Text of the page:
The game also uses randomly chosen public objectives. These objectives score bonus points at the end of the game based on different criteria, such as having sets of dice with certain pips on it or on making rows of dice in which the color of the dice do not repeat. These objectives add another layer to the decision-making process. Should I simply place a die or should I try to complete a public objective, which may limit the choice available due to their restrictions to earn bonus points?

As I stated in the intro, Sagrada is aesthetically pleasing on the table. The dice, their colors, and the different windows look great, especially when they are filled with dice. They simply pop right off the table. Of course, you will want to punch yourself when you have 19 of the 20 spaces filled at the end of the game. If ONLY I had placed that LAST die…

Overall, I found the process of both drafting/figuring out how to place a die as well as whether you should utilize a tool very enjoyable. That being said, I did find a couple of minor issues with the game.

While I am not severely color blind and did not have any issues playing the game, the game is driven by color and being able to differentiate between colors. The game does not provide symbols on the dice to mitigate this potential issue. There were a couple of threads on BGG discussing this issue. There are no symbols used to mitigate what potentially could be a problem for those with color blindness.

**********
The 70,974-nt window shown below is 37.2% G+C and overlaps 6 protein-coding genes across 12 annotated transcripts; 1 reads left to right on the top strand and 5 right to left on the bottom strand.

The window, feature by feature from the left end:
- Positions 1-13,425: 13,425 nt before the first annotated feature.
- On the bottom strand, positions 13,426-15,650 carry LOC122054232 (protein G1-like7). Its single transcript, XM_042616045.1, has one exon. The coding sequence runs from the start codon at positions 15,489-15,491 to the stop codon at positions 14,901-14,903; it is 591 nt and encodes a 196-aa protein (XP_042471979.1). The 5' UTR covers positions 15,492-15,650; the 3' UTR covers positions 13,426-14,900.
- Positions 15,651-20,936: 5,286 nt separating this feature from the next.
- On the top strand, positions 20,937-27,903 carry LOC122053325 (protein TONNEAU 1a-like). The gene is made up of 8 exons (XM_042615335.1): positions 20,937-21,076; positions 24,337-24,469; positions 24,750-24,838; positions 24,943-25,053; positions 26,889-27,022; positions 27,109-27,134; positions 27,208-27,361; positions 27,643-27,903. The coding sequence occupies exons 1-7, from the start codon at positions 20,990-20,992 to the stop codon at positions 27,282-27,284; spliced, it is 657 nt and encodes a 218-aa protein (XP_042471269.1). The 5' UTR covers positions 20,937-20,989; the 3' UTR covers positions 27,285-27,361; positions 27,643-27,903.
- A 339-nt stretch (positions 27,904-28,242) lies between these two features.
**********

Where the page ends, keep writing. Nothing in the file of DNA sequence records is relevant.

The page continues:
Sagrada Objectives
Every game has three random public objectives and also three random tools.

My second issue was with the private objectives. At the start of each game, players are dealt one of these objectives face down. There are only five included with the game and they are all the same – add up the values of one of the five colors in the game and that is your private objective. Luckily, you will see your private objective before you select the window you will be completing so you do not get locked into a window that does not match your private objective.

I found these objectives… boring. The points they generate will most likely be your greatest source for points and all it takes is drafting and placing fives or sixes of the color you have. You did this with three fives of your color? BOOM. Fifteen points. Meanwhile, you struggle through the game and manage to complete a row in which no number repeats. Five points.